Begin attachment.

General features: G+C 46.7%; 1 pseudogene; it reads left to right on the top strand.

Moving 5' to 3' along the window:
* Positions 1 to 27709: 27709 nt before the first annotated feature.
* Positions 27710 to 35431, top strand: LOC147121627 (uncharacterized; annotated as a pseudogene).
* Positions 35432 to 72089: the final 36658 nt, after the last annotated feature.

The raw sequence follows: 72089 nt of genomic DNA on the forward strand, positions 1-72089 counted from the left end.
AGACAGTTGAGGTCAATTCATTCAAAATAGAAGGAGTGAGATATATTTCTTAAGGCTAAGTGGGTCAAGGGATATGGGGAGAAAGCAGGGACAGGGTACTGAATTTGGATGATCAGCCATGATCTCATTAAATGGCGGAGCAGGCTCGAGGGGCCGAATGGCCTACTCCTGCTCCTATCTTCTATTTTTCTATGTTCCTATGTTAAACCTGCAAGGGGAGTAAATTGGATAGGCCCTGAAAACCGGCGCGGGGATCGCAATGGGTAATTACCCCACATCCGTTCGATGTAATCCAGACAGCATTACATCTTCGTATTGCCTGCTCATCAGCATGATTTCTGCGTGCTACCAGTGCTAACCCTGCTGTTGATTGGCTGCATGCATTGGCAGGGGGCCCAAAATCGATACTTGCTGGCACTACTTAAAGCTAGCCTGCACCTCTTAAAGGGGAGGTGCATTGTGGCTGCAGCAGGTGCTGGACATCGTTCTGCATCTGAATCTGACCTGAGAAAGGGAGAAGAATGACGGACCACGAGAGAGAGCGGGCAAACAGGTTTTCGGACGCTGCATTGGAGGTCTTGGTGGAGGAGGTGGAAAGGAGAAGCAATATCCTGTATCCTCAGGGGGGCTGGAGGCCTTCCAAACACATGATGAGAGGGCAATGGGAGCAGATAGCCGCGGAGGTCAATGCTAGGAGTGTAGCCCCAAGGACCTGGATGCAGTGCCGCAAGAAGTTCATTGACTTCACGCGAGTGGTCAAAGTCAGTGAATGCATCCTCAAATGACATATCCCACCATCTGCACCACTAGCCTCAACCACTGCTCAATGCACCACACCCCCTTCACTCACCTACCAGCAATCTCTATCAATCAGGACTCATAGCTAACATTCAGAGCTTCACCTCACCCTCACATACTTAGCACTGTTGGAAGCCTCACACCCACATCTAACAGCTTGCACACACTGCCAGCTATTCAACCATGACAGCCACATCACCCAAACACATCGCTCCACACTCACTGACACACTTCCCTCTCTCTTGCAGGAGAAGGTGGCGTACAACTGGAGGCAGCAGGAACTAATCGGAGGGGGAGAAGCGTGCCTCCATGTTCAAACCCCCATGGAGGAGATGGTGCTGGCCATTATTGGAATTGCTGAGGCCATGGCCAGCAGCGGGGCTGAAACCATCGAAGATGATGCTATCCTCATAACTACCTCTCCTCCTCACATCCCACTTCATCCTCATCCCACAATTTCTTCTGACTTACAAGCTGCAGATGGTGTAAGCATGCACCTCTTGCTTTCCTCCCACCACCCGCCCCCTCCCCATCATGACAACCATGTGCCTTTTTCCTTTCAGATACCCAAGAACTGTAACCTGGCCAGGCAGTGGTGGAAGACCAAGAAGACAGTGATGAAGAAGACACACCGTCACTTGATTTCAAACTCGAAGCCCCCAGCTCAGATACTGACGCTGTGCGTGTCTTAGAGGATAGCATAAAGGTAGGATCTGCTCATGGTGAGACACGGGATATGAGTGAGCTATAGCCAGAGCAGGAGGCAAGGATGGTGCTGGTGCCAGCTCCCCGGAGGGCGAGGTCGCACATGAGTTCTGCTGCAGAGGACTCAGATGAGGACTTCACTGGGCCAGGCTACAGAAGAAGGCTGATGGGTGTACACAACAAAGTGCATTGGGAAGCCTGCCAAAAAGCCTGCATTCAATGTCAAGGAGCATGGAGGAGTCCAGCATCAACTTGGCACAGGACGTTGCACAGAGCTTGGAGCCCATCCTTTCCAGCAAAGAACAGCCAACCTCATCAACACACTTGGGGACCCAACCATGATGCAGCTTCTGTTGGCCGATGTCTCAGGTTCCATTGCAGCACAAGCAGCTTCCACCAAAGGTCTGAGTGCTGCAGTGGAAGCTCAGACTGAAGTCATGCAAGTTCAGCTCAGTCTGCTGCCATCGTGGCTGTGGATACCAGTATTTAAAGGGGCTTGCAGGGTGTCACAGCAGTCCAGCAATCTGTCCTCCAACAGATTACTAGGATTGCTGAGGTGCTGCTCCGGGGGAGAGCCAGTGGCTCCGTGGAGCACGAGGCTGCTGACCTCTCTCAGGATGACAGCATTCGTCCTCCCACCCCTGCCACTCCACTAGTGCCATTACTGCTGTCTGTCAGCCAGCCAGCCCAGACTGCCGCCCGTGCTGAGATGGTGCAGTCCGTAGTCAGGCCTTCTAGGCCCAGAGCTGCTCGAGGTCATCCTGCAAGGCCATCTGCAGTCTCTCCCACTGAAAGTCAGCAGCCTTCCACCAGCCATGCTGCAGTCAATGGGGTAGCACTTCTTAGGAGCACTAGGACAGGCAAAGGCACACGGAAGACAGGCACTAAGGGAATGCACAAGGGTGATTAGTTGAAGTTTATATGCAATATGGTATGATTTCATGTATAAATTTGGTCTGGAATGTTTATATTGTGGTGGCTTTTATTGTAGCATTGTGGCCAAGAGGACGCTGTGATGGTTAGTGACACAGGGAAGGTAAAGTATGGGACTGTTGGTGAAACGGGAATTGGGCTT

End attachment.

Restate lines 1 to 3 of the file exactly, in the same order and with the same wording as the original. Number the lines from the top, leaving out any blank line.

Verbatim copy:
General features: G+C 46.7%; 1 pseudogene; it reads left to right on the top strand.

Moving 5' to 3' along the window:
* Positions 1 to 27709: 27709 nt before the first annotated feature.